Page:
From the pages of the Down Recorder, October 10, 1978

From the pages of the Down Recorder, October 10, 1978

10 October 2018

BALLYNAHINCH — Ballynahinch motorcycle dealer Denis McBride has sparked off a new project to help reduce the number of motorcycling accidents. The former motocross ace has offered his expertise to teach young riders basic biking skills.

“Motorcycling is getting bigger every year,” Mr McBride said. It’s important we give riders some idea how to handle their machines.

“I’ve had teachers from schools in Newcastle and Ballynahinch ands members of local road safety committees all expressing interest in the idea,” he told the Recorder this week.

“We are waiting now to hear the police reaction and then we can get together and work out something definite.”

Mr McBride’s concern comes with a rising number of motorcycle accidents in the province. In the Ballynahinch area alone there have been several serious accidents this year.

Among the proposals he has suggested to augment his own coaching course is specially built ‘trail parks’ and an elementary riding test before anyone is allowed to buy a machine.

“People must know how to ride their machines safely,” he said. Balance and technique are important.

“Another important area is maintenance. Accidents can be caused by simple things like a soft tyre or a loose chain, but too many youngsters don’t come to garages because they are frightened by high costs.”

NEWCASTLE — Newcastle Round Table’s attempt to raise over £2,000 for the Dr Barnardo’s children’s charity got underway this week. Four members, Billy Ogle, Felton Williamson, Sam Harrison and Joe Toland were flagged off from the Slieve Donard Hotel to start their marathon visitation around Ireland.

Every Round Table in Ireland will be visited and a competition has been organised to guess the number of miles the journey will take. Each Round Table has received tickets on which you can guess the mileage on the car when the journey ends.

Fifty pence is the price per guess and the winner will receive £100. In this way, the Round Table hope to raise in excess of £2,000 for their selected charity. The drivers will be collecting the ticket stubs from each Round Table as they visits the towns.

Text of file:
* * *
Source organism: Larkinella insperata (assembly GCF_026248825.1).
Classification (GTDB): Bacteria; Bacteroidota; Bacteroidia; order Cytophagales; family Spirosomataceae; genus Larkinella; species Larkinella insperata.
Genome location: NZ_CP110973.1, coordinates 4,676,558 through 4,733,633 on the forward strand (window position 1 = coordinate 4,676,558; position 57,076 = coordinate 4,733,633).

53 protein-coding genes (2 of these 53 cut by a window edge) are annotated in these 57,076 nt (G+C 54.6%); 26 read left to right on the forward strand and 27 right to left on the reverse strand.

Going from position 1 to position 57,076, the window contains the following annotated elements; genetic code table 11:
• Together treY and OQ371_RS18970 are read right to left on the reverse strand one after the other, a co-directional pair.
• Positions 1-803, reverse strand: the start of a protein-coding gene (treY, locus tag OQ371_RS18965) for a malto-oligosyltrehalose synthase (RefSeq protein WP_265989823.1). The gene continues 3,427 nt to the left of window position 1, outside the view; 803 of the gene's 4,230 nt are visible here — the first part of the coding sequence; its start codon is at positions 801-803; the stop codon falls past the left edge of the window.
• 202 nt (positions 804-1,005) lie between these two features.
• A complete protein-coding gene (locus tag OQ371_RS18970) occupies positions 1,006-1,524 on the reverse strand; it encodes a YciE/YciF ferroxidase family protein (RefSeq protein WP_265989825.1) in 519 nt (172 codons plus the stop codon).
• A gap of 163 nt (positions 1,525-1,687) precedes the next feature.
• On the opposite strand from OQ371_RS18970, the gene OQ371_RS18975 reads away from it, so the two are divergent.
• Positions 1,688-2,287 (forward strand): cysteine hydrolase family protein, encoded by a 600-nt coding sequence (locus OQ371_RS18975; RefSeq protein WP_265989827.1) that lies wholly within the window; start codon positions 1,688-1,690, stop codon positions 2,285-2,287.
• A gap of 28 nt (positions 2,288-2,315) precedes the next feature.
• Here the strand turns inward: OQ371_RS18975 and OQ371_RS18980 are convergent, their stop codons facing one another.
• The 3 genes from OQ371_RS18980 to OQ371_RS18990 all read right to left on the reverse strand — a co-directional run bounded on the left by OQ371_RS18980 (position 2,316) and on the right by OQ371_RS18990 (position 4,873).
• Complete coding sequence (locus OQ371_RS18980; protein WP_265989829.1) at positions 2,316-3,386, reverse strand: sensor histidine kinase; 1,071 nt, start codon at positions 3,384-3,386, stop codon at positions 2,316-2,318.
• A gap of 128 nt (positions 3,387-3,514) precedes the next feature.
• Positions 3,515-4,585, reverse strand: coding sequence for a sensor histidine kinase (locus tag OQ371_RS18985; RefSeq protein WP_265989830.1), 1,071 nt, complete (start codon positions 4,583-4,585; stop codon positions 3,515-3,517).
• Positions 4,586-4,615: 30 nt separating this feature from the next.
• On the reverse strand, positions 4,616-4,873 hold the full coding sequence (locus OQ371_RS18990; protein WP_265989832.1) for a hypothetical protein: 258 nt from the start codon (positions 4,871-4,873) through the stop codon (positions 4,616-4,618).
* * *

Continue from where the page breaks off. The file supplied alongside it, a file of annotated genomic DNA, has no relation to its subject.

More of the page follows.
The drive began on Tuesday at 12 noon and with a bit of luck and safe driving the boys should be at their last port of call in Wexford on Friday. The winning ticket will be announced at lunch on Sunday.

DOWNPATRICK — Window-smashing, ransacking vandals left their trademark on yet another school last week when they broke into St Patrick’s Boys’ Primary School in Downpatrick.

The St Dillon’s Avenue school was badly vandalised with the tuck shop destroyed, windows and door panels smashed and various types of equipment wrecked.

The latest incident happened last Wednesday night and came less than a week after police had been allied to see the extent of the damage caused by vandals at the nearby St Mary’s Secondary School on the Ardglass Road.

On that occasion pictures and statues were knocked off walls and broken and several other items, including doors, were badly damaged. Last Wednesday night’s attack on St Patrick’s Primary School has been equally disturbing to police, who feel that a new wave of criminology seems to be underway.

This time they witnessed the destruction of the school’s tuck shop which had just been stocked up with almost £100 worth of stock. Everything was scattered round the hall and even on to the adjoining football field. Fire extinguishers were turned on and directed at tape recorders, which were destroyed.

Police are treating the crime seriously and have appealed to for any information to help them in their inquiries. Fingerprints have been taken.